For equitable vote advocates, the lack of middle ground has exposed how unsustainable winner-take-all has become, and made clear the need for fundamental change. States like Massachusetts are only represented by Democrats in Congress, while several Midwest states only send Republicans to the House. Both fail to represent their significant voter identification with both parties, leading to reduced trust among the represented. Beyer and his colleagues believe a “fairer” voting process can rebuild this common ground.
That Democrats are the sole sponsors of this bill underscores how fundamental legislation of this kind would most likely never pass the House, let alone the Senate, given the current political economy of voting rights. Republicans’ well-publicized REDMAP project strategy, the “packing and cracking” districts to drive a blue-to-red shift larger “than either party has seen in modern history,” has succeeded. The strategy, largely executed through partisan control of state legislatures, continues to bear fruit despite the challenges described above. This status quo means incumbents are now more concerned about challenges from primary opponents than from their opposing party.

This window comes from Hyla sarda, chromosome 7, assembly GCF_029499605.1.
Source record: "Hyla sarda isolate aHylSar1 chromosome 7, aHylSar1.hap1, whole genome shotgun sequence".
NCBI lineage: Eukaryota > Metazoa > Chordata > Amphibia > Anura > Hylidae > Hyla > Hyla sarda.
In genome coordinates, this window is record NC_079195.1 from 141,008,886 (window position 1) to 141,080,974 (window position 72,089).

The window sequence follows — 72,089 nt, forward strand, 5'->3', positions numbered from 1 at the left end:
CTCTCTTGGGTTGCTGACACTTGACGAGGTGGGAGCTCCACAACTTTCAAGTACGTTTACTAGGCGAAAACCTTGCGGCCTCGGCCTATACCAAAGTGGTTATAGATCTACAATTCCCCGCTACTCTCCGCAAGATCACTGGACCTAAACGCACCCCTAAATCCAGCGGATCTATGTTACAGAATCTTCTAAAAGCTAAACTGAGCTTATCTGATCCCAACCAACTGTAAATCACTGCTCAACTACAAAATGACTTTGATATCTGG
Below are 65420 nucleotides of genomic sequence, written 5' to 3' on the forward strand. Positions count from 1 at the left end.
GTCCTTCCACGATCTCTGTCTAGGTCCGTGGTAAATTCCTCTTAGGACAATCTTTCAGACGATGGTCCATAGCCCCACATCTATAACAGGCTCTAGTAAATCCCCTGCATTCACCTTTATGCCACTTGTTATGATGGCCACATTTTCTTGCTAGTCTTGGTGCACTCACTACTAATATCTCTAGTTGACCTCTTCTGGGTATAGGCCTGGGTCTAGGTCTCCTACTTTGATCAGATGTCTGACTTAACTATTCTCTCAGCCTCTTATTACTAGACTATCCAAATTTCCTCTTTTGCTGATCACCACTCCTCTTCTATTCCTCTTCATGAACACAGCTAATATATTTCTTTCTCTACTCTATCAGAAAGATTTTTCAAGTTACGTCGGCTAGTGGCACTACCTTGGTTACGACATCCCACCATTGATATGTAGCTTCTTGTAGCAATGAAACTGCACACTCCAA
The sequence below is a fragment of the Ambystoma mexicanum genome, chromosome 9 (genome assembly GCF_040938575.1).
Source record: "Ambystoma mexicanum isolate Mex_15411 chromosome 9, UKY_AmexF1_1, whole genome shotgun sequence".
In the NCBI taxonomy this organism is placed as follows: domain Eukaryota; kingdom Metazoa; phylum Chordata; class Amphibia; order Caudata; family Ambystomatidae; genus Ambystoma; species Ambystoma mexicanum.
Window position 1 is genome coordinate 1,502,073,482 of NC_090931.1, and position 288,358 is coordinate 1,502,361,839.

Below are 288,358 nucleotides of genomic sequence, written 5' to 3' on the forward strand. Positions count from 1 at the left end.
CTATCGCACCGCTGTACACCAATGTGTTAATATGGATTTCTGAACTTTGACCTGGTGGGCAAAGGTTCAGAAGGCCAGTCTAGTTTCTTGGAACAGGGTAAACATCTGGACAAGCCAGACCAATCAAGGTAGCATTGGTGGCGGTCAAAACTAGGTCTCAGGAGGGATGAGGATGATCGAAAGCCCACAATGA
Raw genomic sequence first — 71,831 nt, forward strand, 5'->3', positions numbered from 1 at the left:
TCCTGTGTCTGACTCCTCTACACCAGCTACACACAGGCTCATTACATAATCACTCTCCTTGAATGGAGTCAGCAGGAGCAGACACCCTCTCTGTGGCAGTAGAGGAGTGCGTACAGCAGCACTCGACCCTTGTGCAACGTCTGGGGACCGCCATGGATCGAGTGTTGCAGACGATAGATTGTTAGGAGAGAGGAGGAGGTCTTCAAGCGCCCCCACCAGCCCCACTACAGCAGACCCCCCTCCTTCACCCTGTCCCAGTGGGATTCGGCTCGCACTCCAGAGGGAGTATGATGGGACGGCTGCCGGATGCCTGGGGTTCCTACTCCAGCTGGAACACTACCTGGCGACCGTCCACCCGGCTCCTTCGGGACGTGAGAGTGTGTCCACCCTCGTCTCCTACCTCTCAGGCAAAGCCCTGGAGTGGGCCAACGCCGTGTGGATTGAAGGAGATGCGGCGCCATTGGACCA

Even independent redistricting bodies like the State of Arizona’s commission, once established, fall prey to partisan infighting, and require court intervention to determine whether state legislatures could be removed from redistricting altogether (they could). Any successes in implementing independent or non-partisan redistricting would likely benefit Democrats; that discomfort, and increasing polarization, make consensus and independent “balanced” districts far less likely.
As the weight and consequence of voting behavior becomes more salient for voters and communities, the coming year might represent a turning point for equal representation. Given the new standard of partisanship it tests, Gill v Whitford is a vital case for parties and state legislators to observe; while political ideologies appear more fixed than ever, district maps are anything but.